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Does Lavender Tea Improve Sleep? (Summary of Research)

by Dale Cudmore | Updated: Mar 04, 2022

There’s evidence that tea can improve sleep, but lavender tea isn’t a “real” tea (i.e. like green or black tea).

Instead, lavender tea is a herbal tea, and evidence about the effectiveness of herbal teas at improving sleep varies based on the type.

Let’s take a quick look at research on lavender and sleep to see if it’s reasonable to expect that drinking lavender tea would improve sleep or not.

Research on Lavender Tea and Sleep

Unfortunately, there hasn’t been that much research on lavender tea, so it’s going to be hard to draw any strong conclusions.

One study examined the effects of lavender tea on fatigue and depression in women who had just given birth and were having sleep problems (1).

Subjects drank one cup of lavender tea per day for 2 weeks, with specific instructions to smell it and appreciate the aroma.

They found mixed results:

Experimental group participants (the tea group) perceived less fatigue and depression and showed greater bonding with their infant compared with the control group

Which sounds great, but there was no statistically significant difference at the 4 week follow-up, so any benefits may be short term.

So lavender tea might be a good tool for relief of fatigue and depression in short-term situations that are stressful, which can improve sleep.

In one other study on lavender herbal tea, elderly subjects had a cup of lavender tea once in the morning and once at night for 2 weeks (2).

They found that depression scores in subjects who drank the tea improved significantly. Depression is highly linked to sleep problems, so it’s not a stretch to think that this would improve sleep quality as well.

SummaryThere’s limited research on the effects of lavender tea on sleep. However, there does seem to be some evidence suggesting that lavender tea can improve sleep when anxiety or depression is a cause. More research is needed.

Does Lavender Oil Aromatherapy Improve Sleep?

Since there’s not too much research on lavender tea specifically, we can also look at a few other studies that looked at the effects of lavender aromatherapy. While they might not have the exact same effect, it’s reasonable to assume that they should have similar effects.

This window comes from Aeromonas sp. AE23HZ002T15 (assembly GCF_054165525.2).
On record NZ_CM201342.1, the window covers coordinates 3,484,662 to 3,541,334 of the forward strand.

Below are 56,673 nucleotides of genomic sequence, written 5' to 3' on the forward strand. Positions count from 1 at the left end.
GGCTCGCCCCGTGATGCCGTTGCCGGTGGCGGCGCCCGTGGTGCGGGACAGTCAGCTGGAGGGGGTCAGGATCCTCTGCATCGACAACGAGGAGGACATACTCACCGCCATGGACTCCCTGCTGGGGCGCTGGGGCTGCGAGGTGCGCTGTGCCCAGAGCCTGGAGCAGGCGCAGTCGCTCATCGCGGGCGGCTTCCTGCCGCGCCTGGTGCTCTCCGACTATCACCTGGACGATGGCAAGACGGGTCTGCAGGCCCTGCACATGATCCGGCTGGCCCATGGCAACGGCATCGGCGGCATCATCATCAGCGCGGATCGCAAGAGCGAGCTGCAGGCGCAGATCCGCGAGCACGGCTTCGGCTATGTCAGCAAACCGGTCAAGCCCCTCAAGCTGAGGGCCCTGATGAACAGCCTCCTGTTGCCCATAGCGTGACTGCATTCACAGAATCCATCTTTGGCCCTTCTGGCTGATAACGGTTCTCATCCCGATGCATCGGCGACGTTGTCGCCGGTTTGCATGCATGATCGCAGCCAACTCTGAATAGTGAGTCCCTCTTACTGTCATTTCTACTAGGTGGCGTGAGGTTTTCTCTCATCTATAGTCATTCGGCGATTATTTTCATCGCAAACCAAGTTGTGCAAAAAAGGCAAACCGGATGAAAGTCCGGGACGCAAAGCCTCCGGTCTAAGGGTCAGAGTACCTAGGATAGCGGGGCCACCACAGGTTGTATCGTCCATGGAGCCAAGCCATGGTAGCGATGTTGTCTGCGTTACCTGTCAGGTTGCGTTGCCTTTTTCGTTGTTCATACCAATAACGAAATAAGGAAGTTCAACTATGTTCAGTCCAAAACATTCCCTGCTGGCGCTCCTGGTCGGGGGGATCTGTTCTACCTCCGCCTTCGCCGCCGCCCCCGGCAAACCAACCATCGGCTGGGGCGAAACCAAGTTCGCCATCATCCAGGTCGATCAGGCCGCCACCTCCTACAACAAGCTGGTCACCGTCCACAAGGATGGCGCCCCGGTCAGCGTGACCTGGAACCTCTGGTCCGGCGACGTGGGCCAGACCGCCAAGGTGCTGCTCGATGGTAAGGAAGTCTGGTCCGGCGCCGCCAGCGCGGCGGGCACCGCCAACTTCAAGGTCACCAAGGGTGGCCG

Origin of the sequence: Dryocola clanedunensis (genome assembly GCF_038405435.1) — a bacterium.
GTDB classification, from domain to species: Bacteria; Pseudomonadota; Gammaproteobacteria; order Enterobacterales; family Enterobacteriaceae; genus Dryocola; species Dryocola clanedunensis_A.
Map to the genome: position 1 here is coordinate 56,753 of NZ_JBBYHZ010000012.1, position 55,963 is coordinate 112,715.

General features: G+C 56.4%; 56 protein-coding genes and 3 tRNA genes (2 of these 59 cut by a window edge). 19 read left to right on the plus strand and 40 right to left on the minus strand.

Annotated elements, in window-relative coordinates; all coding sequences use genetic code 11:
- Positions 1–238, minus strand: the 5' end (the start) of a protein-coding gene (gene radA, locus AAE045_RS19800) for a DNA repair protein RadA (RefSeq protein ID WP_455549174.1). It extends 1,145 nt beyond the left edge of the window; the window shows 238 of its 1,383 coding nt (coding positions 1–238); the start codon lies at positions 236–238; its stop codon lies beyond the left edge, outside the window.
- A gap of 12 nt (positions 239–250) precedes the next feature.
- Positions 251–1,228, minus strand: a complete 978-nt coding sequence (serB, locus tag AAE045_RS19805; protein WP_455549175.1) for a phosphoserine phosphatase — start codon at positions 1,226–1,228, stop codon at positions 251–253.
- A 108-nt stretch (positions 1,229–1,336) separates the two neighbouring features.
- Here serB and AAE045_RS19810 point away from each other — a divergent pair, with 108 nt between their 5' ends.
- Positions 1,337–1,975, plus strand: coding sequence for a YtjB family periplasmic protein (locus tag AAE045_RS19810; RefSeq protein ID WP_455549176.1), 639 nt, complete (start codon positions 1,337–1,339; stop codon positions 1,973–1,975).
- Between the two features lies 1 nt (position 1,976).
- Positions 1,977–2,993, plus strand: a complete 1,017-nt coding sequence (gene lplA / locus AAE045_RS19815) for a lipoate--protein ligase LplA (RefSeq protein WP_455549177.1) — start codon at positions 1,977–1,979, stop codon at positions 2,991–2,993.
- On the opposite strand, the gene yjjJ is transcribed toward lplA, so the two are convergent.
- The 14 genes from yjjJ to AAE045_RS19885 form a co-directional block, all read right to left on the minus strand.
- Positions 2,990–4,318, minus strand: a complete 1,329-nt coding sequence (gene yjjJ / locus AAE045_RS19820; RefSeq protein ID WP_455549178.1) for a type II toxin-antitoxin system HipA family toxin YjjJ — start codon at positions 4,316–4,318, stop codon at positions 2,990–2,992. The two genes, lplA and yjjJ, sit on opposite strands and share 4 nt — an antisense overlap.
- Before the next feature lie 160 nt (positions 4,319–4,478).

A study of Chinese women with insomnia had subjects undergo 12 weeks of lavender aromatherapy (3). Each session was 20 minutes long, and done twice per week.

They measured sleep quality with the CPSQI, which is a variant of the PSQI. Any score above 5 indicates significant sleep problems (and a high risk of insomnia).

There was a large improvement in sleep quality scores:

The experimental group improved by a mean of 4.90 points on the CPSQI, which is no small feat.

Another study split 70 subjects into 3 groups: lavender aromatherapy, tea tree oil aromatherapy, control group with no oil (4).

Again, they found a large improvement in both the lavender and tea tree oil group.

The average score in the lavender group went from 7.63 to 3.86. In practical terms they went from at risk of insomnia to “good” sleepers.

One other small study found an improvement of 2.5 points on the PSQI scale after 4 weeks of aromatherapy (5).

SummaryWhile still a limited amount, there’s a decent amount of evidence showing that lavender aromatherapy can improve sleep quality.

Summary: Will Lavender Tea Help Fix Sleep Problems?

Tea is rarely going to be a fix by itself for severe sleep problems like insomnia. However, it can be part of a solution.

We’ve seen some evidence that suggests that lavender tea may have a positive effect on sleep quality. More research will be needed to identify the best situations to use it for, and to determine the effect size.

The fact that there’s also evidence showing that lavender oil aromatherapy can improve sleep quality significantly also gives a bit more support to the idea that lavender tea can help.


  1. Effects of Lavender Tea on Fatigue, Depression, and Maternal-Infant Attachment in Sleep-Disturbed Postnatal Women
  2. The effect of lavender herbal tea on the anxiety and depression of the elderly: A randomized clinical trial
  3. The Effect of Lavender Aromatherapy on Autonomic Nervous System in Midlife Women with Insomnia
  4. Aromatherapy: The Effect of Lavender on Anxiety and Sleep Quality in Patients Treated With Chemotherapy
  5. A Single-Blinded, Randomized Pilot Study Evaluating the Aroma of Lavandula augustifolia as a Treatment for Mild Insomnia

Medical Disclaimer: The information on is not intended to be a substitute for physician or other qualified care. We simply aim to inform people struggling with sleep issues about the nature of their condition and/or prescribed treatment.

About the authorDale is the founder of Snooze University and a sleep researcher. I overcame my sleep issues and now I'd like to help you do the same by summarizing the latest sleep studies for you.